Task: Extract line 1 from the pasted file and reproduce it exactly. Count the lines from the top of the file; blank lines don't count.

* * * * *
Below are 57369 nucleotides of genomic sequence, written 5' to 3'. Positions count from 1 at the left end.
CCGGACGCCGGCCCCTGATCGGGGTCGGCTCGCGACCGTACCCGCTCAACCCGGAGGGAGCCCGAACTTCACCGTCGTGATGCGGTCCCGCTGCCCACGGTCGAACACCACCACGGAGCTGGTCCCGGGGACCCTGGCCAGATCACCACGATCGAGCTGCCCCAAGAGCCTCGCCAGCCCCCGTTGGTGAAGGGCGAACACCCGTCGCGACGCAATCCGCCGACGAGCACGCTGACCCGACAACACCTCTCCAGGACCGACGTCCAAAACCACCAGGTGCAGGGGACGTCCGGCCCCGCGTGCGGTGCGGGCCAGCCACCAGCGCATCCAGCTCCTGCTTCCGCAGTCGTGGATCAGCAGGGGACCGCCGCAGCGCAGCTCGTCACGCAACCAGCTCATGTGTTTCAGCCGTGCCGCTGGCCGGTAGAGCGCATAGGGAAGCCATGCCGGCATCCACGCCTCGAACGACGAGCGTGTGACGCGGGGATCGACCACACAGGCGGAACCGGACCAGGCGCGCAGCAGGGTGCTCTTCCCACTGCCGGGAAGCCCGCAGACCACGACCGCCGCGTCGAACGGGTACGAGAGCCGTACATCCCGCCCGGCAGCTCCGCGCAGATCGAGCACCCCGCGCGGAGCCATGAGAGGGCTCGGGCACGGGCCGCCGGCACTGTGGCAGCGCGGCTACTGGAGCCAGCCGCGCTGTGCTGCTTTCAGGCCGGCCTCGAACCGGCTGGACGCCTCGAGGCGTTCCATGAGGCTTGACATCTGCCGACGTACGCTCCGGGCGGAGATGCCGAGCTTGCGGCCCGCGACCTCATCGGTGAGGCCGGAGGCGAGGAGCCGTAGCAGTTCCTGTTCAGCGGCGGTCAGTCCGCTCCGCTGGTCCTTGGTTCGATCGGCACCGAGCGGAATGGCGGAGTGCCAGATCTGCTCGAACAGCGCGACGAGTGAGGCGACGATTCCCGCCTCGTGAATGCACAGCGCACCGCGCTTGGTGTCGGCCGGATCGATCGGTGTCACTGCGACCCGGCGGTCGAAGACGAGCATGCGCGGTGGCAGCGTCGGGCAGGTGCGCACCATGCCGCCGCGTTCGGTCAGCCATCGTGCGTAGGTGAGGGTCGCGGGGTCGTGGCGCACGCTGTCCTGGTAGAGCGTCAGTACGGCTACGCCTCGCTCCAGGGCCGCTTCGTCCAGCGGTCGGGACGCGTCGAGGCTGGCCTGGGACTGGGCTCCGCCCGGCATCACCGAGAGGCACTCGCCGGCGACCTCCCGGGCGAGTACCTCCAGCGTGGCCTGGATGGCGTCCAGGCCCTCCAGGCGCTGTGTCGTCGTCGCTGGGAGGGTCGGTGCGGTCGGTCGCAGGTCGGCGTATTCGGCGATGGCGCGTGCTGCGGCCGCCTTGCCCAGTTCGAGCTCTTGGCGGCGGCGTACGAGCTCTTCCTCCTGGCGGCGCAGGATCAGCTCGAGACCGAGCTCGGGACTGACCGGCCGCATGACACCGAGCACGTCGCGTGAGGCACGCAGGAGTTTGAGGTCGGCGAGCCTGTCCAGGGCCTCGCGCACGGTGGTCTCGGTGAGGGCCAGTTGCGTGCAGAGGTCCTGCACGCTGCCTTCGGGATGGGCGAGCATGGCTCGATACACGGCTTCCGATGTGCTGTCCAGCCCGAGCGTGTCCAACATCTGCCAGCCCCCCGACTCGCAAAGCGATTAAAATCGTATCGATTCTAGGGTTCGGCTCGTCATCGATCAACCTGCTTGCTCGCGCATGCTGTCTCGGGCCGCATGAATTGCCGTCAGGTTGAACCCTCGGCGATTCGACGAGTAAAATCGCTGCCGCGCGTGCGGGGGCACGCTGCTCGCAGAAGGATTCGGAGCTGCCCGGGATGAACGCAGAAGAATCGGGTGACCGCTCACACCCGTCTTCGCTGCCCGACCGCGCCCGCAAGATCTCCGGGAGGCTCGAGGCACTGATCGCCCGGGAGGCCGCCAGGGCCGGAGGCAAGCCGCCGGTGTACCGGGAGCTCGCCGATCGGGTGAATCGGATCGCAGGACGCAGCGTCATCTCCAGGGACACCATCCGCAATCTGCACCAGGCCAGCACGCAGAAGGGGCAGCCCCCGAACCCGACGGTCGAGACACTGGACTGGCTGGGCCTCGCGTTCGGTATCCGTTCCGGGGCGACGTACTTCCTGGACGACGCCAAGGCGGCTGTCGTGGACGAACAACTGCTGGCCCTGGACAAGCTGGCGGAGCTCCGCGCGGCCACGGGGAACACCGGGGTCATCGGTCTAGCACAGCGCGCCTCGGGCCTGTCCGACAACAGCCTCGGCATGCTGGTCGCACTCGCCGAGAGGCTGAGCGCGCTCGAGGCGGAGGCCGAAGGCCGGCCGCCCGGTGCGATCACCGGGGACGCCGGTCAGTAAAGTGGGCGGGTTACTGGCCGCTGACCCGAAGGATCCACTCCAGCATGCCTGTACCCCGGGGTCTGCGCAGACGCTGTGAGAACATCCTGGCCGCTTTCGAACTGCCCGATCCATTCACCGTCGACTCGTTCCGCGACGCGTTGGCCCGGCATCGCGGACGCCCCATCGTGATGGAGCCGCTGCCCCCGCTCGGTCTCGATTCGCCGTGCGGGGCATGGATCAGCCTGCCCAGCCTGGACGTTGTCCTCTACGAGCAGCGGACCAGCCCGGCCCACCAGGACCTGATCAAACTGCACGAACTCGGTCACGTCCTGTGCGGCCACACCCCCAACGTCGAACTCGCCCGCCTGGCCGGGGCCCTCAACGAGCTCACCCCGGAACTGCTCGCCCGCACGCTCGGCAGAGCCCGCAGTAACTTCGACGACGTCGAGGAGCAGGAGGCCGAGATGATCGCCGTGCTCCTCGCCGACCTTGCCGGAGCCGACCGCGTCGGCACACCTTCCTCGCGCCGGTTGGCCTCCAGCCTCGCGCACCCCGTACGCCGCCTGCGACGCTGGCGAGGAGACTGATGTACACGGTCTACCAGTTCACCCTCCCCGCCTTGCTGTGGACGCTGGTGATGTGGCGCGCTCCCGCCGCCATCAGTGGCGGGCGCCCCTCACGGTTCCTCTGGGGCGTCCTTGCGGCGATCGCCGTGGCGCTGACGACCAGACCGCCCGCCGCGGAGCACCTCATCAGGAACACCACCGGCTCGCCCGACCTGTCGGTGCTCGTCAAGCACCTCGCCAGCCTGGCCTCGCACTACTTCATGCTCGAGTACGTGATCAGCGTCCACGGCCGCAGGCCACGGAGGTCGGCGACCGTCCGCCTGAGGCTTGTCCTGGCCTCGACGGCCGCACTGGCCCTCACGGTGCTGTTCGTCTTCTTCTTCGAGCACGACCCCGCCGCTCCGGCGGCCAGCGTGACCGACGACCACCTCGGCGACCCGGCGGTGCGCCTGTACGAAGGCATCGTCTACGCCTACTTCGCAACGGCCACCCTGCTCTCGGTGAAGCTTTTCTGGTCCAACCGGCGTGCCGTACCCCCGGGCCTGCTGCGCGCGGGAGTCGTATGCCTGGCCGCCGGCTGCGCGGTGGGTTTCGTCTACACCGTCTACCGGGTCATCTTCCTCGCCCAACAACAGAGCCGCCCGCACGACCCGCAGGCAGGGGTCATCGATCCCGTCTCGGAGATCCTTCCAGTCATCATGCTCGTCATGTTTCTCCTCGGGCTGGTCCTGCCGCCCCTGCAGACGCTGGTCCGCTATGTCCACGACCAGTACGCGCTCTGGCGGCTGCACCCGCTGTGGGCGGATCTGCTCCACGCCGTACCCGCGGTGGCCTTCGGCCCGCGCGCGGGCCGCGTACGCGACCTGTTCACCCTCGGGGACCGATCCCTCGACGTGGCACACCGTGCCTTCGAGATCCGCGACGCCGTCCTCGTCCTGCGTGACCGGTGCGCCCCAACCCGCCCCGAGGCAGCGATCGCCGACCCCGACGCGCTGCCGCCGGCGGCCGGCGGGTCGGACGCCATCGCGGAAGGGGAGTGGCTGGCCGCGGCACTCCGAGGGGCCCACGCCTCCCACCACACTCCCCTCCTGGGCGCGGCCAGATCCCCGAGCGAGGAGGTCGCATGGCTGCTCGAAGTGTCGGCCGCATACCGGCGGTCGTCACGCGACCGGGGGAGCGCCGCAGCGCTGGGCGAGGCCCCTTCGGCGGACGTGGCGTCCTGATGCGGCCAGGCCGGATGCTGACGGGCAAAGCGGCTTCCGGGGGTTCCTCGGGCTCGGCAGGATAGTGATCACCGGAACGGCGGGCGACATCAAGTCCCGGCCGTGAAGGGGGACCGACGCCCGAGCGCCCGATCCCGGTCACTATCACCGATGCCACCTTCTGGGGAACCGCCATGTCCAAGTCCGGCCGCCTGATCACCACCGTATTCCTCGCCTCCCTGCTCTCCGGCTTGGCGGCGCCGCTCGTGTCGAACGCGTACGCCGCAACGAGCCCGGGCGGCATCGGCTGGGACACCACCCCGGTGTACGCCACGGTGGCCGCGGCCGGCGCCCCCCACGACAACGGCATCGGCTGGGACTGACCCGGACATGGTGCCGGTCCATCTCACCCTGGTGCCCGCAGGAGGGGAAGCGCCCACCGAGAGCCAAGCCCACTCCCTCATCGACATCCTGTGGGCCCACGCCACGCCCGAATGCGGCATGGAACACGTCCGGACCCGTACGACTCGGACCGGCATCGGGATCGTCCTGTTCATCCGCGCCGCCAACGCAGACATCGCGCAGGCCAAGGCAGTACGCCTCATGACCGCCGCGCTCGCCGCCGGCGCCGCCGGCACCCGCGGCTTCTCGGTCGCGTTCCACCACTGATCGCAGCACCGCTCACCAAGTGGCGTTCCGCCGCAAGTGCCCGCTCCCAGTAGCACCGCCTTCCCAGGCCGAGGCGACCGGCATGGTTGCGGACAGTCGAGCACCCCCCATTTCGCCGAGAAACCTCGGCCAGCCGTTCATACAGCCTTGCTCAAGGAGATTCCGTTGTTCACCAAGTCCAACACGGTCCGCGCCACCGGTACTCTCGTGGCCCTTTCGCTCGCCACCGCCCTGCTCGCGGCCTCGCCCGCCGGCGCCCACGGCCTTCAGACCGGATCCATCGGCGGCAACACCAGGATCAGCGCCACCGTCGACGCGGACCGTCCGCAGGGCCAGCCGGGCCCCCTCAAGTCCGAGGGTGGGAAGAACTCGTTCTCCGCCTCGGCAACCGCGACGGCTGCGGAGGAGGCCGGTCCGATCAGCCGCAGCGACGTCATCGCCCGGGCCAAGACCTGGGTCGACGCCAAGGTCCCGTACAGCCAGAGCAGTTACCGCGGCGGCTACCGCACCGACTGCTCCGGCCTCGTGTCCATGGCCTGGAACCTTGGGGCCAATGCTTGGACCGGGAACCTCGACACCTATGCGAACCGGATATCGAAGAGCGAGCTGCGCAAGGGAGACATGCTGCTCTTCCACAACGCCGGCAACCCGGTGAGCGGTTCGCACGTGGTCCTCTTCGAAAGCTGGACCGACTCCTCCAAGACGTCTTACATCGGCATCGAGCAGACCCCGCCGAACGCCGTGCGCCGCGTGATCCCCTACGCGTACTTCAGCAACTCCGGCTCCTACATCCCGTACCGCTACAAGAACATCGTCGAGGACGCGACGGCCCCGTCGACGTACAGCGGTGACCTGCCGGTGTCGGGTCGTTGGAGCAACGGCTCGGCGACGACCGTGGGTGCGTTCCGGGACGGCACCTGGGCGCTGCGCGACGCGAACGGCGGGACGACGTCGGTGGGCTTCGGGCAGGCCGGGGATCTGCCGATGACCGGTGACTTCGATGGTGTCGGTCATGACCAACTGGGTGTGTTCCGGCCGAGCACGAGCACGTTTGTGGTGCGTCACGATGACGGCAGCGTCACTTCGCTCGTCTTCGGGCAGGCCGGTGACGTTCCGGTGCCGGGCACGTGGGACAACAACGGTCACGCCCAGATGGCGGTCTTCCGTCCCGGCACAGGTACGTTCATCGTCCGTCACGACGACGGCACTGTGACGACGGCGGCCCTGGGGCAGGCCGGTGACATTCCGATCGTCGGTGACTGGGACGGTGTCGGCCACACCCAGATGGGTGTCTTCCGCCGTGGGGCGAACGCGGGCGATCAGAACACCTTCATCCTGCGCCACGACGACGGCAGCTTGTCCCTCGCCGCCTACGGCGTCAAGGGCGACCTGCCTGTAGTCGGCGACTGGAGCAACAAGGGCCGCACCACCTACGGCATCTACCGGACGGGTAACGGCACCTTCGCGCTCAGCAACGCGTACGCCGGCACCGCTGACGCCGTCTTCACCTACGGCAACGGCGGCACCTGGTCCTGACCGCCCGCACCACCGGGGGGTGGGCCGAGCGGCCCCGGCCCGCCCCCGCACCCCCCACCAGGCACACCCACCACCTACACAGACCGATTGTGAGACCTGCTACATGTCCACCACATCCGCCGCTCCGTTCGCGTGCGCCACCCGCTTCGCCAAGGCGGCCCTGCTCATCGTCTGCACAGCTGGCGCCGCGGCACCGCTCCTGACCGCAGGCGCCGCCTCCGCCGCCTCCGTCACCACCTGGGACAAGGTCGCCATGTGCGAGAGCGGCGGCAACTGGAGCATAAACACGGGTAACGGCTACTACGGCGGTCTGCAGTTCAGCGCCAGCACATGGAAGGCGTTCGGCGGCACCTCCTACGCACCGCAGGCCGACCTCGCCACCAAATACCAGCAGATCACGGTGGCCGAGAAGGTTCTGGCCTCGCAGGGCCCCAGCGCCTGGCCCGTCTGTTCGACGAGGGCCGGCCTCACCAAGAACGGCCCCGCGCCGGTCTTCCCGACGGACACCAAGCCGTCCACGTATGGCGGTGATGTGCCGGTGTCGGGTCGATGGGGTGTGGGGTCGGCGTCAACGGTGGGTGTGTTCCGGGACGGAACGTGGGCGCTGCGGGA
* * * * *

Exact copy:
Below are 57369 nucleotides of genomic sequence, written 5' to 3'. Positions count from 1 at the left end.